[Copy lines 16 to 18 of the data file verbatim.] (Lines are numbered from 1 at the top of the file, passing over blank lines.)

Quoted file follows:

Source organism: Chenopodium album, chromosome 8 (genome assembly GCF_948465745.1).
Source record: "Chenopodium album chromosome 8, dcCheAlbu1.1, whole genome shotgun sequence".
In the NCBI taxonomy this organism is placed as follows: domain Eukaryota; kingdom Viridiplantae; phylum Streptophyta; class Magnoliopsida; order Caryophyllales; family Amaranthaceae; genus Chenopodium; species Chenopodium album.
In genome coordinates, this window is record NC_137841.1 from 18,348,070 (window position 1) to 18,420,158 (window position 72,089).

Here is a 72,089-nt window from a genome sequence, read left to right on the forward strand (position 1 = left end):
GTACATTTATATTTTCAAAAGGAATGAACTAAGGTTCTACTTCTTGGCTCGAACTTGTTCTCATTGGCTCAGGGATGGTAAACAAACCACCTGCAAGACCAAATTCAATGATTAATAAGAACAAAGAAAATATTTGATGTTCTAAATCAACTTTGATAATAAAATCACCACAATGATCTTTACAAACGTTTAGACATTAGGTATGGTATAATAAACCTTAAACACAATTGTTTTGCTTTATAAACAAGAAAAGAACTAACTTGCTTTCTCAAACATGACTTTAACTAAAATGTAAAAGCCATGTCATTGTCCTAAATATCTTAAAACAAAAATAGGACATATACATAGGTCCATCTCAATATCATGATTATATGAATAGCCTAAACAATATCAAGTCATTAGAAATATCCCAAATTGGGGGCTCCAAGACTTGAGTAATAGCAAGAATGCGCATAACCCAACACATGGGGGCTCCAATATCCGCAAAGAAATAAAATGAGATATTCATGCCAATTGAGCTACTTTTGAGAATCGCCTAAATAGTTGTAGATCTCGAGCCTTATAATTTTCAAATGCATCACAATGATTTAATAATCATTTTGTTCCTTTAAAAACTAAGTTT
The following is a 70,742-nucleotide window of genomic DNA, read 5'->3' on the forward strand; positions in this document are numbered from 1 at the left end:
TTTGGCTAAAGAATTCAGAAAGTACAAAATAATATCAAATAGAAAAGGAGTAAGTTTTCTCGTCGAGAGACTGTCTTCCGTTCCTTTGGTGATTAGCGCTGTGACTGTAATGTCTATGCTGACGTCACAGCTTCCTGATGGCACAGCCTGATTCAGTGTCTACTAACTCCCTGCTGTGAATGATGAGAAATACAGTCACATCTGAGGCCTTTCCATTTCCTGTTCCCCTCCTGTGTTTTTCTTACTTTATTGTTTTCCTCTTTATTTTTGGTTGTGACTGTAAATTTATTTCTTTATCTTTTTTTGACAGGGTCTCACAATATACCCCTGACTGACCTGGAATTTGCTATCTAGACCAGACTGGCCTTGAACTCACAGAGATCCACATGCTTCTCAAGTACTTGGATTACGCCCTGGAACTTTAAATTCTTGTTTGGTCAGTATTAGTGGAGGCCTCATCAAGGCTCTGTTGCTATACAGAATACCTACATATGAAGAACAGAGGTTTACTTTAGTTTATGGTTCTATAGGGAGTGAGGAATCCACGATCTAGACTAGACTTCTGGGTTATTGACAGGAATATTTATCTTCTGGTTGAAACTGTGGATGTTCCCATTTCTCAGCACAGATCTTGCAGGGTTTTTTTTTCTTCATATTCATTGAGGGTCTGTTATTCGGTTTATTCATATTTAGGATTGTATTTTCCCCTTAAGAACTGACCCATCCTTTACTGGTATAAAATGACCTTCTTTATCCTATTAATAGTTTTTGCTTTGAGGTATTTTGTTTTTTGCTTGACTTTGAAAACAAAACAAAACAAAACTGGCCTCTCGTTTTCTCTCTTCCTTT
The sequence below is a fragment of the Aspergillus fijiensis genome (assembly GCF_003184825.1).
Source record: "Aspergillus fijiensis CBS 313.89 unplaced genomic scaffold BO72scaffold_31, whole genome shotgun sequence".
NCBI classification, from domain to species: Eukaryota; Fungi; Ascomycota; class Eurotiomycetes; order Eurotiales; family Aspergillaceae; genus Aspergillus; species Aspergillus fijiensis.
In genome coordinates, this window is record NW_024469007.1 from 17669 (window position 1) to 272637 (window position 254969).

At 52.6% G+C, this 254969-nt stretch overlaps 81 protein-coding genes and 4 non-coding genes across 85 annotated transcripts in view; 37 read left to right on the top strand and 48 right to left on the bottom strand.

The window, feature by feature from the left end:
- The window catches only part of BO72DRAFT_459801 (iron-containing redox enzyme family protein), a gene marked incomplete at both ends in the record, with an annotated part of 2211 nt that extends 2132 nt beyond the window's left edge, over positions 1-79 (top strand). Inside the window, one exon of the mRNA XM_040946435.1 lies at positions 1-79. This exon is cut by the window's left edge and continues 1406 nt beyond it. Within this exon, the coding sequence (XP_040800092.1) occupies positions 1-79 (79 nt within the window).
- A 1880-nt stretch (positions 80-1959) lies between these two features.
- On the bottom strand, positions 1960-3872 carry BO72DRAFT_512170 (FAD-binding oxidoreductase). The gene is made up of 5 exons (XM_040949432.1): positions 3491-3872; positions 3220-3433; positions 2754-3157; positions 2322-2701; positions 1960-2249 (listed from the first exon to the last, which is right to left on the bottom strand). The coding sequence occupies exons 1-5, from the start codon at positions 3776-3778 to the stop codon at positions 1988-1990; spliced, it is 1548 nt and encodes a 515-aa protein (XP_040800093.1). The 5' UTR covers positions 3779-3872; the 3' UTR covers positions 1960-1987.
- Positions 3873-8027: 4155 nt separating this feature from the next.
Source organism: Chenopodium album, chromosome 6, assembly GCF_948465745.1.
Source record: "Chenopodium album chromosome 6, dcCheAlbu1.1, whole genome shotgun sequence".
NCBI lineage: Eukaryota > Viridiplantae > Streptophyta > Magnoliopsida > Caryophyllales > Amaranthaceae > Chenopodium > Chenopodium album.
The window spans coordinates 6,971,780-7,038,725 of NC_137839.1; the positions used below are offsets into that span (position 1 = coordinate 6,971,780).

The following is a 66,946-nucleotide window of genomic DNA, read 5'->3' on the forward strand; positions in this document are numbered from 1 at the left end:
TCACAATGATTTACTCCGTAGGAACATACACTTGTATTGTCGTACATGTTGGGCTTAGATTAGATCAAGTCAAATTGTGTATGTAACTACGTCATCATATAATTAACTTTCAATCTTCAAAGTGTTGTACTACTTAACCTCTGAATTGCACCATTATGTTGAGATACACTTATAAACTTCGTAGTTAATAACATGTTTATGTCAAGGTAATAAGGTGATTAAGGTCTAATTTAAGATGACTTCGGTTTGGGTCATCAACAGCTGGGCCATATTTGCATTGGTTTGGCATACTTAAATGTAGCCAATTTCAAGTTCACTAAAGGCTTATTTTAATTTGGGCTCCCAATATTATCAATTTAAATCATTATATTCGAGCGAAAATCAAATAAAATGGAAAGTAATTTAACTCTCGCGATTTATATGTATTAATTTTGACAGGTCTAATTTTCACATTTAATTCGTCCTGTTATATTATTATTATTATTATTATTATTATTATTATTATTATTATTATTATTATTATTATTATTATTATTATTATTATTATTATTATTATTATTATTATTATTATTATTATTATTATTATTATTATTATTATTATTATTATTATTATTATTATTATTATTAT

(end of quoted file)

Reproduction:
- A 1880-nt stretch (positions 80-1959) lies between these two features.
- On the bottom strand, positions 1960-3872 carry BO72DRAFT_512170 (FAD-binding oxidoreductase). The gene is made up of 5 exons (XM_040949432.1): positions 3491-3872; positions 3220-3433; positions 2754-3157; positions 2322-2701; positions 1960-2249 (listed from the first exon to the last, which is right to left on the bottom strand). The coding sequence occupies exons 1-5, from the start codon at positions 3776-3778 to the stop codon at positions 1988-1990; spliced, it is 1548 nt and encodes a 515-aa protein (XP_040800093.1). The 5' UTR covers positions 3779-3872; the 3' UTR covers positions 1960-1987.
- Positions 3873-8027: 4155 nt separating this feature from the next.